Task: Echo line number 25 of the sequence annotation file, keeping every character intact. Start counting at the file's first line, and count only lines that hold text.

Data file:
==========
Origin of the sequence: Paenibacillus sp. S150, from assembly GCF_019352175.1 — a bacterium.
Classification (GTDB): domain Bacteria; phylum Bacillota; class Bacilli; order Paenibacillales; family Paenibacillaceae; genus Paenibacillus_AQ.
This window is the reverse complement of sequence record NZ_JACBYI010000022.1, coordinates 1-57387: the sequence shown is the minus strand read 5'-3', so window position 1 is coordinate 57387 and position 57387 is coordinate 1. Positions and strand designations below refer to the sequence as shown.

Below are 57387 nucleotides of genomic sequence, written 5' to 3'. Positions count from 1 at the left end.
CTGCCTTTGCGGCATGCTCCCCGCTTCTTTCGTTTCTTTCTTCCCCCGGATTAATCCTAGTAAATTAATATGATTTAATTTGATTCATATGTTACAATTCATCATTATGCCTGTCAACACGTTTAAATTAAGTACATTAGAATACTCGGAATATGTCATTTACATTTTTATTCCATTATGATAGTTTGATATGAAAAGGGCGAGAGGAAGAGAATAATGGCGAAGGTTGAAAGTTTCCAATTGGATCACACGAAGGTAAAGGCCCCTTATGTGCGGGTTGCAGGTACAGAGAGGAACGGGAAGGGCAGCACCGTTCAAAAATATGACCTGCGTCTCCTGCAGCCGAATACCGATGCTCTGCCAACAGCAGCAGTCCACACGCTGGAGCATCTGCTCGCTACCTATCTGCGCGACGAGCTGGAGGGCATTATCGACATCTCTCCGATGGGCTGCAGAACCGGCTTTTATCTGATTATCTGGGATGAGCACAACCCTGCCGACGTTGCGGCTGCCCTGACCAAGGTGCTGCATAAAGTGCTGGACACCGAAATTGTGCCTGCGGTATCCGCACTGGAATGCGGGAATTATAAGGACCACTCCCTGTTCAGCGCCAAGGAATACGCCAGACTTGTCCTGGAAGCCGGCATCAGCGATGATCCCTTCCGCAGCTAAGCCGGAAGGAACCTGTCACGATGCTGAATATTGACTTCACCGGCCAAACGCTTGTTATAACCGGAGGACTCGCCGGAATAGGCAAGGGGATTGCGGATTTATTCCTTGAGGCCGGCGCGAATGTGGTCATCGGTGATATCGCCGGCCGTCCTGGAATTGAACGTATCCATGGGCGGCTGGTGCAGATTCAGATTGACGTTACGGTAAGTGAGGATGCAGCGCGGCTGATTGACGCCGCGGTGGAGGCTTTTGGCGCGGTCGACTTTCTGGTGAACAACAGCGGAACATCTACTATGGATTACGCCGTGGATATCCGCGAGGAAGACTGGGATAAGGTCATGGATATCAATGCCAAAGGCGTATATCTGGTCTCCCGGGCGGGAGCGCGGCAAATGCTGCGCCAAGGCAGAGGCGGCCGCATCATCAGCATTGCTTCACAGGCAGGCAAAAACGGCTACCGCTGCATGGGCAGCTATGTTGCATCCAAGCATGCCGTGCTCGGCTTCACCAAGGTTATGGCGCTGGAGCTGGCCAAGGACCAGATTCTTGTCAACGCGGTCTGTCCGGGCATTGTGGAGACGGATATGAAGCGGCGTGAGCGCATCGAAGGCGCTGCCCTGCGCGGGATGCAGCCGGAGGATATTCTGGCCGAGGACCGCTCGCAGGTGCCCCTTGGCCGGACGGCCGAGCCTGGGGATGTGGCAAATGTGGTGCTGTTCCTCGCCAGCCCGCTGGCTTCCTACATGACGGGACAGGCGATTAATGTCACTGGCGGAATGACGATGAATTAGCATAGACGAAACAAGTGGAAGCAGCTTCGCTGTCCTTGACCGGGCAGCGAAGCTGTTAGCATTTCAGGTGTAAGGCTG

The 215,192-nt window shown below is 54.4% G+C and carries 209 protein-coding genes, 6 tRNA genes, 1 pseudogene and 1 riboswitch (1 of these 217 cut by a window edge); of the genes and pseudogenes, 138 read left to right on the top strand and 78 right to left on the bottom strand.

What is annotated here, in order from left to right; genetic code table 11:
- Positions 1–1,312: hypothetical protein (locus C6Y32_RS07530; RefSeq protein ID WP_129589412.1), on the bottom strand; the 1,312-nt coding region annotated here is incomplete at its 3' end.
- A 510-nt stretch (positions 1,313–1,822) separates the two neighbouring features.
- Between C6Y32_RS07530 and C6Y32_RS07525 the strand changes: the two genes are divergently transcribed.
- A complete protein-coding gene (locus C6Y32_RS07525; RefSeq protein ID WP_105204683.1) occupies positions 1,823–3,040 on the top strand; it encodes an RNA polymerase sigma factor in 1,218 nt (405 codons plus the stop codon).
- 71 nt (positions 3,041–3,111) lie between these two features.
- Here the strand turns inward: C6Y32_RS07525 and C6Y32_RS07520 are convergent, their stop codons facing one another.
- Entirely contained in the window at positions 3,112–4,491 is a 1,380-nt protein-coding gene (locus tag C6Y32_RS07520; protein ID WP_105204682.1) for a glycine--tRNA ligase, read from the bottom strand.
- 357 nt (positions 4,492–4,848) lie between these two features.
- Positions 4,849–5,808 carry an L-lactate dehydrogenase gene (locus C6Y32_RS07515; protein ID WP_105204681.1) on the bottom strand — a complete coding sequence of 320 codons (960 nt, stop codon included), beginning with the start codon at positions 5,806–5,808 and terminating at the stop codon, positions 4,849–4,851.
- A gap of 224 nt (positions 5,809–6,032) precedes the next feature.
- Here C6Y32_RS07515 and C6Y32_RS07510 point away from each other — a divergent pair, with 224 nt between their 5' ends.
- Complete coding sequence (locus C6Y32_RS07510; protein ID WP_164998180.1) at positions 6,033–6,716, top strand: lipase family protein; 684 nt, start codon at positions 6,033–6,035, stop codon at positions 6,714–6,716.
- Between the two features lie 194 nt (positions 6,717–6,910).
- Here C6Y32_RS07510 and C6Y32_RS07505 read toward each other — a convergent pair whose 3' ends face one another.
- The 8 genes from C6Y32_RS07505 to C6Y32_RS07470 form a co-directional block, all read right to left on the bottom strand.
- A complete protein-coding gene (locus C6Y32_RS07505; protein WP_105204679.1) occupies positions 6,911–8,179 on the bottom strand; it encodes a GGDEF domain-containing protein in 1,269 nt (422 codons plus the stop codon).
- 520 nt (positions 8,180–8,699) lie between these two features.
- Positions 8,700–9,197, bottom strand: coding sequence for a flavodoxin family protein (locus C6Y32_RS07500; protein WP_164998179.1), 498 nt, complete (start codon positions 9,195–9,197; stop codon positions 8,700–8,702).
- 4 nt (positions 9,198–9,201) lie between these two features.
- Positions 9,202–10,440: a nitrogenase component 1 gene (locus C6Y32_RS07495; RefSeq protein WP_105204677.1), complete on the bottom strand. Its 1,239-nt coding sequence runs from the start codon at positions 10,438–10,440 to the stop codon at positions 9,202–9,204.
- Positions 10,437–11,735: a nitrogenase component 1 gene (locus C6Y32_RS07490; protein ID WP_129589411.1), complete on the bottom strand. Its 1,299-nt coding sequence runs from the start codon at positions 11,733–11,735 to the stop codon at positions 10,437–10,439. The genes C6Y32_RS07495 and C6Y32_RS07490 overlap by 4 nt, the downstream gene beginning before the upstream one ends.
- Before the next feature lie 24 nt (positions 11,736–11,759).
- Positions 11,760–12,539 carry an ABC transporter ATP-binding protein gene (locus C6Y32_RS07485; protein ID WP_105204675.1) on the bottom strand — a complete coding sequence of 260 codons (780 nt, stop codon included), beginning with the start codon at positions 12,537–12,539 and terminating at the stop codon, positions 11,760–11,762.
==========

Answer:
- Positions 8,700–9,197, bottom strand: coding sequence for a flavodoxin family protein (locus C6Y32_RS07500; protein WP_164998179.1), 498 nt, complete (start codon positions 9,195–9,197; stop codon positions 8,700–8,702).